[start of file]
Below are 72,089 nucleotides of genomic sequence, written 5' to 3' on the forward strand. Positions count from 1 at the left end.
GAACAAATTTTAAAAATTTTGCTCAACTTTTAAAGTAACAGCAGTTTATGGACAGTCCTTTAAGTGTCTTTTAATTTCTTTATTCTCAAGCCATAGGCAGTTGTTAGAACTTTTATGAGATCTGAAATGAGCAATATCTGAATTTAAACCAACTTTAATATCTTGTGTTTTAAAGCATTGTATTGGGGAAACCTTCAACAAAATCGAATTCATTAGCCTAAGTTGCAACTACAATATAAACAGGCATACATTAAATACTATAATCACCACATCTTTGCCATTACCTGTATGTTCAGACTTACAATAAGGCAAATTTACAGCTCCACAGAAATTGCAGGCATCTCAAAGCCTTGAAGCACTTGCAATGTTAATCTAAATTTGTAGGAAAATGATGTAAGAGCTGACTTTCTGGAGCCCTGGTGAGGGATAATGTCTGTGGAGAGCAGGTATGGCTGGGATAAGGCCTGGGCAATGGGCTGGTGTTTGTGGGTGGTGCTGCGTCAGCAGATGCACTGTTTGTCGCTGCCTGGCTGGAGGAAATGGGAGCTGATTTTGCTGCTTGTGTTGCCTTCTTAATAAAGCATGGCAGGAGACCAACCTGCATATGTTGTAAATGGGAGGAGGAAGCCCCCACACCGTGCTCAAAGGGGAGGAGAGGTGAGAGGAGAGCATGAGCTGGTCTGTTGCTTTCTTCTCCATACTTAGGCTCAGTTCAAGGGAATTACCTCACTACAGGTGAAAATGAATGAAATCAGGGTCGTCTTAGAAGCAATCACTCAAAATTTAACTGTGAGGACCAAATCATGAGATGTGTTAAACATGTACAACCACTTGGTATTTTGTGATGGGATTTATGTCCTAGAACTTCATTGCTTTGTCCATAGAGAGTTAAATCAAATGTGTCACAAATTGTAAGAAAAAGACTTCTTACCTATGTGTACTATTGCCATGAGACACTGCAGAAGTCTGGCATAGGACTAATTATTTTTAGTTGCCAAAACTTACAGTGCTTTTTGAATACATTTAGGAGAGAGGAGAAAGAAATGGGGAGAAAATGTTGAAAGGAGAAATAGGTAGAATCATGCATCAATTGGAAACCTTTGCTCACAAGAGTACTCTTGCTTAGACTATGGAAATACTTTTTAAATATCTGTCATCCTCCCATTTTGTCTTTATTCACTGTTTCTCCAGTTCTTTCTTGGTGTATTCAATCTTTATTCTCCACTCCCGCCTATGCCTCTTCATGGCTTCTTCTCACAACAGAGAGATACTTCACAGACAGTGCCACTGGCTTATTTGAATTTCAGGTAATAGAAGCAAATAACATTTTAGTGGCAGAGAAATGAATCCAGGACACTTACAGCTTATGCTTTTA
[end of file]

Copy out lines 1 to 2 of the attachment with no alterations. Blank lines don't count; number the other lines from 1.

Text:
Below are 72,089 nucleotides of genomic sequence, written 5' to 3' on the forward strand. Positions count from 1 at the left end.
GAACAAATTTTAAAAATTTTGCTCAACTTTTAAAGTAACAGCAGTTTATGGACAGTCCTTTAAGTGTCTTTTAATTTCTTTATTCTCAAGCCATAGGCAGTTGTTAGAACTTTTATGAGATCTGAAATGAGCAATATCTGAATTTAAACCAACTTTAATATCTTGTGTTTTAAAGCATTGTATTGGGGAAACCTTCAACAAAATCGAATTCATTAGCCTAAGTTGCAACTACAATATAAACAGGCATACATTAAATACTATAATCACCACATCTTTGCCATTACCTGTATGTTCAGACTTACAATAAGGCAAATTTACAGCTCCACAGAAATTGCAGGCATCTCAAAGCCTTGAAGCACTTGCAATGTTAATCTAAATTTGTAGGAAAATGATGTAAGAGCTGACTTTCTGGAGCCCTGGTGAGGGATAATGTCTGTGGAGAGCAGGTATGGCTGGGATAAGGCCTGGGCAATGGGCTGGTGTTTGTGGGTGGTGCTGCGTCAGCAGATGCACTGTTTGTCGCTGCCTGGCTGGAGGAAATGGGAGCTGATTTTGCTGCTTGTGTTGCCTTCTTAATAAAGCATGGCAGGAGACCAACCTGCATATGTTGTAAATGGGAGGAGGAAGCCCCCACACCGTGCTCAAAGGGGAGGAGAGGTGAGAGGAGAGCATGAGCTGGTCTGTTGCTTTCTTCTCCATACTTAGGCTCAGTTCAAGGGAATTACCTCACTACAGGTGAAAATGAATGAAATCAGGGTCGTCTTAGAAGCAATCACTCAAAATTTAACTGTGAGGACCAAATCATGAGATGTGTTAAACATGTACAACCACTTGGTATTTTGTGATGGGATTTATGTCCTAGAACTTCATTGCTTTGTCCATAGAGAGTTAAATCAAATGTGTCACAAATTGTAAGAAAAAGACTTCTTACCTATGTGTACTATTGCCATGAGACACTGCAGAAGTCTGGCATAGGACTAATTATTTTTAGTTGCCAAAACTTACAGTGCTTTTTGAATACATTTAGGAGAGAGGAGAAAGAAATGGGGAGAAAATGTTGAAAGGAGAAATAGGTAGAATCATGCATCAATTGGAAACCTTTGCTCACAAGAGTACTCTTGCTTAGACTATGGAAATACTTTTTAAATATCTGTCATCCTCCCATTTTGTCTTTATTCACTGTTTCTCCAGTTCTTTCTTGGTGTATTCAATCTTTATTCTCCACTCCCGCCTATGCCTCTTCATGGCTTCTTCTCACAACAGAGAGATACTTCACAGACAGTGCCACTGGCTTATTTGAATTTCAGGTAATAGAAGCAAATAACATTTTAGTGGCAGAGAAATGAATCCAGGACACTTACAGCTTATGCTTTTA